Mental & Emotional Health
Bipolar Disorder: What You Need to Know
Much attention is paid to the issue of depression, but there is another mental illness that people know much less about. They may be suffering from it, or living with a person who has it. And not being aware of borderline personality disorder in cases like that can lead to serious consequences.
Here, from the experts at the National Institute of Mental Health (NIMH), is Borderline Personality Disorder (BPD) is a serious mental illness marked by unstable moods, behavior, and relationships. It affects about 1.6 percent of adults in the U.S. in any given year.
Some characteristics of BPD include: problems with regulating emotions and thoughts; impulsive and reckless behavior; and unstable relationships.
The NIMH experts say that people also have high rates of other disorders such as depression, substance abuse and eating disorders. (That pattern is more common in women than men.) Other illnesses that often occur with BPD include diabetes, high blood pressure, chronic back pain, arthritis, and fibromyalgia. These conditions are associated with obesity, which is a common side effect of the medications prescribed to treat BPD and other mental disorders.
Additionally, they may harm or even kill themselves. BPD is also characterized by self-harming behaviors such as cutting and head banging.
Although the research on possible causes and risk factors is still in its early stages, experts agree that both genetic and environmental factors are probably involved. There may be social and cultural factors as well.
Unfortunately, the NIMH experts say, BPD is often underdiagnosed or misdiagnosed. They recommend an expert in diagnosing and treating mental disorders, as well as an exam by an M.D. that can rule out other possible cause of the symptoms.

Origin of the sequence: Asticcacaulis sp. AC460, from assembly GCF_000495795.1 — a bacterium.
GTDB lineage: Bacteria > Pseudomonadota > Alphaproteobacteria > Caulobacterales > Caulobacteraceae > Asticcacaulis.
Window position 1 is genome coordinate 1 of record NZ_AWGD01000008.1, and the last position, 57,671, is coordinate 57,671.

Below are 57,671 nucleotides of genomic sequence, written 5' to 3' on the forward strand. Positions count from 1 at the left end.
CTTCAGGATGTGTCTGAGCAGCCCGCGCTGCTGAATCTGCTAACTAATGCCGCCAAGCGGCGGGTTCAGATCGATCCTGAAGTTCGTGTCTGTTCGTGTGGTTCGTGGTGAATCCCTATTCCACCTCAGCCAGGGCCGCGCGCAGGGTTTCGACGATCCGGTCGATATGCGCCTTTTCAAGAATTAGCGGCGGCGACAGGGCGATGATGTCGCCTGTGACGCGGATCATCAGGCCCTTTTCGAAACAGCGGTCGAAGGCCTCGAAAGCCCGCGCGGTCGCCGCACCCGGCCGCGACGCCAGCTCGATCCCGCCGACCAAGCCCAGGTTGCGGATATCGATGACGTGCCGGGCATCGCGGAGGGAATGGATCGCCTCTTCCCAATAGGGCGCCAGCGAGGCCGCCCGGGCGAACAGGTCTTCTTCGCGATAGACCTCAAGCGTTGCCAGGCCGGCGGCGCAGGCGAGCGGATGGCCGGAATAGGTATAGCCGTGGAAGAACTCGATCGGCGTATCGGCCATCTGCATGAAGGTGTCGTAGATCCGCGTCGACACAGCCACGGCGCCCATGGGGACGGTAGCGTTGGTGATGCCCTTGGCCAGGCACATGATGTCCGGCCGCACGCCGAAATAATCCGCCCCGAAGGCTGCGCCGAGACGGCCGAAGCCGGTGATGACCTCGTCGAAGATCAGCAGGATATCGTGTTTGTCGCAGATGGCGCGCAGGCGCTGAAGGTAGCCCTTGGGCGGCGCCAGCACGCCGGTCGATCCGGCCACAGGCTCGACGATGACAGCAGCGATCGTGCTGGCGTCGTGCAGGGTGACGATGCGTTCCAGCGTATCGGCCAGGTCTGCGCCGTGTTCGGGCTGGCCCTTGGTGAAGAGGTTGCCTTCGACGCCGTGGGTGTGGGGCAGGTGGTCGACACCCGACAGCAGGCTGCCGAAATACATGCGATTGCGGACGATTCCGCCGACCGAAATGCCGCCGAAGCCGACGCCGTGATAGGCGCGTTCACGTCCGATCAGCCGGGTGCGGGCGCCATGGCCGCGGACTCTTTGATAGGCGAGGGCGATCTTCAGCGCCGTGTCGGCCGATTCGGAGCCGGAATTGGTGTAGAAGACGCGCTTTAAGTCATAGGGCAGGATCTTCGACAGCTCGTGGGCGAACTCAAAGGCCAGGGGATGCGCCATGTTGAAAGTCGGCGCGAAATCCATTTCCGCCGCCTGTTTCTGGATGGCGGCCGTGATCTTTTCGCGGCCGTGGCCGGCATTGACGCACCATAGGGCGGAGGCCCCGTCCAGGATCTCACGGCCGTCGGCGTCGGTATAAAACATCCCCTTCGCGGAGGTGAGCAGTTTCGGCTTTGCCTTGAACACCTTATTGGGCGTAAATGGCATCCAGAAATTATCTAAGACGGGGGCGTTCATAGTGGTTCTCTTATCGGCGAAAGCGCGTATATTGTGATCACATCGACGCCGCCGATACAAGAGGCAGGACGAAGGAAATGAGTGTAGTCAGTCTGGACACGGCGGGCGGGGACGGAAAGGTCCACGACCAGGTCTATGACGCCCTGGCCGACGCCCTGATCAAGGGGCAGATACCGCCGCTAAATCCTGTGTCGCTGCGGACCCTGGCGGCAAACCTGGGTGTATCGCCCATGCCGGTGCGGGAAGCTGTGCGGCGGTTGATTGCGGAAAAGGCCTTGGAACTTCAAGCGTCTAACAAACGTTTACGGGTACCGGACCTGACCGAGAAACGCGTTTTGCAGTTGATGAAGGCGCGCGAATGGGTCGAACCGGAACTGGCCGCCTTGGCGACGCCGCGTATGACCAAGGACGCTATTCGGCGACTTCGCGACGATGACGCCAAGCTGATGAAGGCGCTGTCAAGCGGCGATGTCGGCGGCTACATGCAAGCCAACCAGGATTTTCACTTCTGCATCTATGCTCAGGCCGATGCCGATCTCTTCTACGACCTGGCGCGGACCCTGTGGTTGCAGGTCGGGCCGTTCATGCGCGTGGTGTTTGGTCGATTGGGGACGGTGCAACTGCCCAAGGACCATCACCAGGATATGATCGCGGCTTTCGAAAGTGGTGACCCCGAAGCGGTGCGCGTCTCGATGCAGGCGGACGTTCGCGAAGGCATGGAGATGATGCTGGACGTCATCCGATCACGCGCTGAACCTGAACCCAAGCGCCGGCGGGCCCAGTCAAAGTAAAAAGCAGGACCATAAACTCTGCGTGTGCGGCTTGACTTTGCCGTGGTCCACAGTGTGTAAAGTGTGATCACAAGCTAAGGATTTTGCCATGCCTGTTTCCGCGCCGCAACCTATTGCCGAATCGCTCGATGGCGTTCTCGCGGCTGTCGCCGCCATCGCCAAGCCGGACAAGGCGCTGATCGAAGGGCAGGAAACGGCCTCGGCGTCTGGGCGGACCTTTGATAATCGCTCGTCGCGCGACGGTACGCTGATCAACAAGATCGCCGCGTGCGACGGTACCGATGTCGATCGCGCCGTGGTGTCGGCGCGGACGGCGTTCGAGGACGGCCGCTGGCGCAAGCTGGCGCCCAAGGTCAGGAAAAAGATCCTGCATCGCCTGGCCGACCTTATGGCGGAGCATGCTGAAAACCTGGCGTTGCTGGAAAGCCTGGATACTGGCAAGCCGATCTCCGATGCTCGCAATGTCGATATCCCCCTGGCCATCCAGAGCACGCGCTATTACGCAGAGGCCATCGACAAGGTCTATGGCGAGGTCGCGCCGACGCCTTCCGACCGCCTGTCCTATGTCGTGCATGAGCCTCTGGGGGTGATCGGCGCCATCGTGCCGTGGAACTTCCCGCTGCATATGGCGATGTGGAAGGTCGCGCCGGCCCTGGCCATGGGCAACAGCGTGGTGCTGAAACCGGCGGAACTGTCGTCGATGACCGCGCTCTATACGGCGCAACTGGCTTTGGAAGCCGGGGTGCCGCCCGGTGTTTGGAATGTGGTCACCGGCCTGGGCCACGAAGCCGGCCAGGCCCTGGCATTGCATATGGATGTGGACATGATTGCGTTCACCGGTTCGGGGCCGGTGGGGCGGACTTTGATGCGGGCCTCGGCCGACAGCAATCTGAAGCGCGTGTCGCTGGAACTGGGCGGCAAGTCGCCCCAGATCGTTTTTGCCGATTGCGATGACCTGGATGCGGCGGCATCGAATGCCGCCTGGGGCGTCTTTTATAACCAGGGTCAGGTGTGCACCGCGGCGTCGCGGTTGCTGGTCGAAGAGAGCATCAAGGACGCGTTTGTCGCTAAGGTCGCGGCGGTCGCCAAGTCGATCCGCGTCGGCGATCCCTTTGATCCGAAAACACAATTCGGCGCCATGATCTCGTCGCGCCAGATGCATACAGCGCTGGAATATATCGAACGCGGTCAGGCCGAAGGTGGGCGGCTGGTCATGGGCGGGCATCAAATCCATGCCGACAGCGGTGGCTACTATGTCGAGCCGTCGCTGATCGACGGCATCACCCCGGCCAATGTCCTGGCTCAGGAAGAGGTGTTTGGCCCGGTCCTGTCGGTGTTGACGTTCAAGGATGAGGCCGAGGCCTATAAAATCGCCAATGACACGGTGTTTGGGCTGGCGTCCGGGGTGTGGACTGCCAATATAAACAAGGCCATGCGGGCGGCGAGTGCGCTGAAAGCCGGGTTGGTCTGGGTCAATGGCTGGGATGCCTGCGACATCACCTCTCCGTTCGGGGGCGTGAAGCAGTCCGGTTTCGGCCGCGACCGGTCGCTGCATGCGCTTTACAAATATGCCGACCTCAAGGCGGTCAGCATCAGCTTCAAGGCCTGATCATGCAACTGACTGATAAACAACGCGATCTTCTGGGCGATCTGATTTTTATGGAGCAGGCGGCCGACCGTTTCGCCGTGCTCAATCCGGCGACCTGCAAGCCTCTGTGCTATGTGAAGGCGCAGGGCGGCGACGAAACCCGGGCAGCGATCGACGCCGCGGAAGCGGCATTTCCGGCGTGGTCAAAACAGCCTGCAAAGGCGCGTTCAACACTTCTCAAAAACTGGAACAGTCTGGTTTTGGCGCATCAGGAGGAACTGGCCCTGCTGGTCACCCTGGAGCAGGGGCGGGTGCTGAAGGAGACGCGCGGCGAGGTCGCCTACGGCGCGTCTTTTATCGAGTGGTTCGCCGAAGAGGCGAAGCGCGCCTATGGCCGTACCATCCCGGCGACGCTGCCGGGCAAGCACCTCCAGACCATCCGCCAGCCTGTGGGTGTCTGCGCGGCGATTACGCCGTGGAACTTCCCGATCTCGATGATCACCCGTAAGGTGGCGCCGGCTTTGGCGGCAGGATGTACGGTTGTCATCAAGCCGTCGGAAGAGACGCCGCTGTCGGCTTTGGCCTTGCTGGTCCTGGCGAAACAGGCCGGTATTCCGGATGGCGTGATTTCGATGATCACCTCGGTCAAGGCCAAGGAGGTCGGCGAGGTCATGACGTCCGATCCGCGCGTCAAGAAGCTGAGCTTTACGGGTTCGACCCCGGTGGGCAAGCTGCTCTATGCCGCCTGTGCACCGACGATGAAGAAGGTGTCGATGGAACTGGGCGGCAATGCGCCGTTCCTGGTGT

Although experts have often thought of BPD as difficult to treat, recent research shows that some treatments can be effective and that many BPD sufferers improve over time.
The condition can be treated with psychotherapy; there is no FDA-approved medication to treat it. Families of people with BPD may also benefit from therapy. This is especially important because, the NIMH says, members may unknowingly act in ways that worsen symptoms. The NIMH says more research is needed to determine the effectiveness of family therapy involving both the patient and family.
Helping Someone with BPD
If you know someone who has BPD, the experts say, it affects you as well. The best thing you can do is to help your friend or relative get the right diagnosis and treatment. The NIMH experts say that you may need to make an appointment and accompany your friend or relative.
Other steps that can help:
Offer emotional support, understanding, patience, and encouragement
Learn about mental disorders, including BPD.
Never ignore comments about someone’s intent or plan to harm himself or herself or someone else. Report such comments to the person’s therapist or doctor. In urgent or potentially life-threatening situations, the NIMH experts emphasize, you may need to call the police.
If You Think You Have BPD
Talk to your doctor about treatment options and stick with treatment
Try to maintain a stable schedule of meals and sleep times
Engage in mild activity or exercise to help reduce stress
Set realistic goals
Break up large tasks into small ones, set some priorities, and do what you can, as you can
Try to spend time with other people and confide in a trusted friend or family member
Tell others about events or situations that may trigger symptoms
Expect your symptoms to improve gradually, not immediately
Identify and seek out comforting situations, places, and people
Continue to educate yourself about this disorder.
For more information on mental disorders from the National Institute of Mental Health, click here.